Probably the most under-appreciated sense in the experiential toolbox (unless you count proprioception), smell is often maligned by aesthetic criticism as too ephemeral, too fleeting, to substantiate anything meaningful. But what if it opened the nostrils and minds of the sniffers to imagine...
Want to brush up on some architectural history or need an entertaining coffee-table book? "Discovering Architecture: How the World's Greatest Buildings Were Designed and Built" released today by Universe Publishing could be just what you need--and we're giving away three copies to three...
Watch a four-part interactive documentary about the fascinating past, present and future of high-rise living in cities around the world. — nytimes.com
A Short History of the Highrise is an interactive documentary; a collaboration between the National Film Board of Canada and the NY Times. MUD, CONCRETE, GLASS and HOME: Director’s Statement Great Cities, throughout history, have been defined by their “Great Buildings&rdquo...
From the air, the hills of Silver Lake, peppered with bungalows, must look like a leafy game of Snakes and Ladders. Roads insinuate their way up and around the mountain slopes and connecting them all from the lowest to the highest are dozens of vertiginous stone staircases. These are the historic Los Angeles Stairs, hidden and unknown to most of the city's residents and visitors. — bbc.co.uk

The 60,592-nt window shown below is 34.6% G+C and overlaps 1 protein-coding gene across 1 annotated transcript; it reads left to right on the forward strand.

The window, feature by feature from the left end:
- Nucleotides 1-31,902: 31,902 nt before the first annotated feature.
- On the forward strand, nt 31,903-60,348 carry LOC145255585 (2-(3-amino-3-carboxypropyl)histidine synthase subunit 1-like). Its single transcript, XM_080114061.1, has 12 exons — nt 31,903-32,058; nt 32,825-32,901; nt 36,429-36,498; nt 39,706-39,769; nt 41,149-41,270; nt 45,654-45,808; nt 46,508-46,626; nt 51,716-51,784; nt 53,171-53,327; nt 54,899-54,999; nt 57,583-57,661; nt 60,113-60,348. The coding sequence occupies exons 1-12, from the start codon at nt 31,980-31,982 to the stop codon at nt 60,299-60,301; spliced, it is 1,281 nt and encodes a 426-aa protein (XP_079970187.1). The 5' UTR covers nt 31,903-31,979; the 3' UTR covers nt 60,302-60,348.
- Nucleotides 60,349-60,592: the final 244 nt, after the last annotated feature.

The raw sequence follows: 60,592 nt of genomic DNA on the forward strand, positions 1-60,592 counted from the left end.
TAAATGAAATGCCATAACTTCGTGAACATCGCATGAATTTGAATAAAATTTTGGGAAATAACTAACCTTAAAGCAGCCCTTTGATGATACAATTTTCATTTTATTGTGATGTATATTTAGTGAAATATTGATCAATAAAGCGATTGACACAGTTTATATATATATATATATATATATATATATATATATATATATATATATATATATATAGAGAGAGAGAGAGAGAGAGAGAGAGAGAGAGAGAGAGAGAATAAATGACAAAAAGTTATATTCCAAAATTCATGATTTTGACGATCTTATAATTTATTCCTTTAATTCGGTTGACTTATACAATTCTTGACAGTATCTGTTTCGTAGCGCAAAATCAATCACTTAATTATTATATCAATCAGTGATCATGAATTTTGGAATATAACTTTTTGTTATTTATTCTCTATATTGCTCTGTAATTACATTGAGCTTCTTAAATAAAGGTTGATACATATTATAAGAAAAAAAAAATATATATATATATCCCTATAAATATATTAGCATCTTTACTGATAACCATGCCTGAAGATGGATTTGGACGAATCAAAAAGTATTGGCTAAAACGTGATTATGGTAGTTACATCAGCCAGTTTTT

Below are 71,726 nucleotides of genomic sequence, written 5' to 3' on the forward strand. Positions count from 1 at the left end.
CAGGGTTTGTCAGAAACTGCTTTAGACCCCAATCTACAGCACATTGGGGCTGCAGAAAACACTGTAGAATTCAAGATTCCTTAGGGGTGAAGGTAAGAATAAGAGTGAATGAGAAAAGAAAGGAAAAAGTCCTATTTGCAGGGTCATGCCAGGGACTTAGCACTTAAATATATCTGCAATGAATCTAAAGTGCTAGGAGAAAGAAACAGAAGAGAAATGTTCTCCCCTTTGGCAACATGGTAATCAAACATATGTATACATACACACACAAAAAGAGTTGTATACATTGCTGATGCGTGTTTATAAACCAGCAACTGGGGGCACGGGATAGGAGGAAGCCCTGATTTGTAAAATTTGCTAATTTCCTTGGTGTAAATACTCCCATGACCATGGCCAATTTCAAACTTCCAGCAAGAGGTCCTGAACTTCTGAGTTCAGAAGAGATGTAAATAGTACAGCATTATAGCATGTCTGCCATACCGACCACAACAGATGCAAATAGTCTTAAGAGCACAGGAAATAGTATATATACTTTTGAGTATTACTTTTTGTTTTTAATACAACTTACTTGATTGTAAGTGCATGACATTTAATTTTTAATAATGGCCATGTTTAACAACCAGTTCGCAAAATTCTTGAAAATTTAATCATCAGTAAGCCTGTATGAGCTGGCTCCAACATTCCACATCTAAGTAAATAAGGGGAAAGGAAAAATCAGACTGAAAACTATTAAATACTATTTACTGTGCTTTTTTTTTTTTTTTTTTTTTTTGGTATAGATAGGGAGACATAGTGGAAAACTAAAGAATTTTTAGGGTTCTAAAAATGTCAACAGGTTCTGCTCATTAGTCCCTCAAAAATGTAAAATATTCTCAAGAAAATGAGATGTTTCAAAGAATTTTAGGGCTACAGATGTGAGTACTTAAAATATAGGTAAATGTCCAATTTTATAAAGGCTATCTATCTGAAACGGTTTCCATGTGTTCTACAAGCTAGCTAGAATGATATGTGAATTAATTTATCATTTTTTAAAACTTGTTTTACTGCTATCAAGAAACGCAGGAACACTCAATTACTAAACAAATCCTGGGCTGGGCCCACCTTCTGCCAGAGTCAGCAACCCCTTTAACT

Edison’s idea: a house that could be built with one pour of cement. The process could eliminate not only the traditional work of erecting walls and roof but also much of the labor involved in finishing the interiors. Given the right mold, “stairs, mantels, ornamental ceilings, and other interior decorations and fixtures” would all be formed by the same giant piece of concrete. — slate.com
Trade organizations and builders of all stripes joined in the call for a tamping down of public expectations — especially those that might get cut out of the new modern style of construction. You see, plastic and glass and steel were the future. And since wood wasn't exactly presented as the building material of tomorrow, organizations like the Arkansas Soft Pine Bureau were happy to contribute by advising the industry to tone it down... — paleofuture.gizmodo.com
More than decade after Abbott's imaginative drawing, Eero Saarinen submitted a design for a gleaming metal curve to a competition, and the saga of the Arch began. Campbell, a history professor and the co-director of the Wendell Ford Public Policy Research Center at the University of Kentucky, joins Scott Simon to talk about the controversy around the design, the African-American residents who were displaced to build the Arch and whether the monument really symbolizes the opening of the West. — npr.org
This exhibition charts L.A.’s rapid transformation into one of the globe’s most influential industrial, economic and creative capitals. From its ambitious freeway network and sleek coffee shops, to its dynamic cultural destinations and experimental residences, the vast metropolis’s rich yet often underappreciated built environment is reexamined, promising new insight into the region’s development and impact as a vibrant laboratory for cutting-edge design. — pacificstandardtimepresents.org
The investor behind a controversial luxury housing complex in the German capital has suspended construction after thousands protested plans to remove a section of the Berlin Wall to accomodate the building. He will try to find a compromise at a meeting with officials later this month. — spiegel.de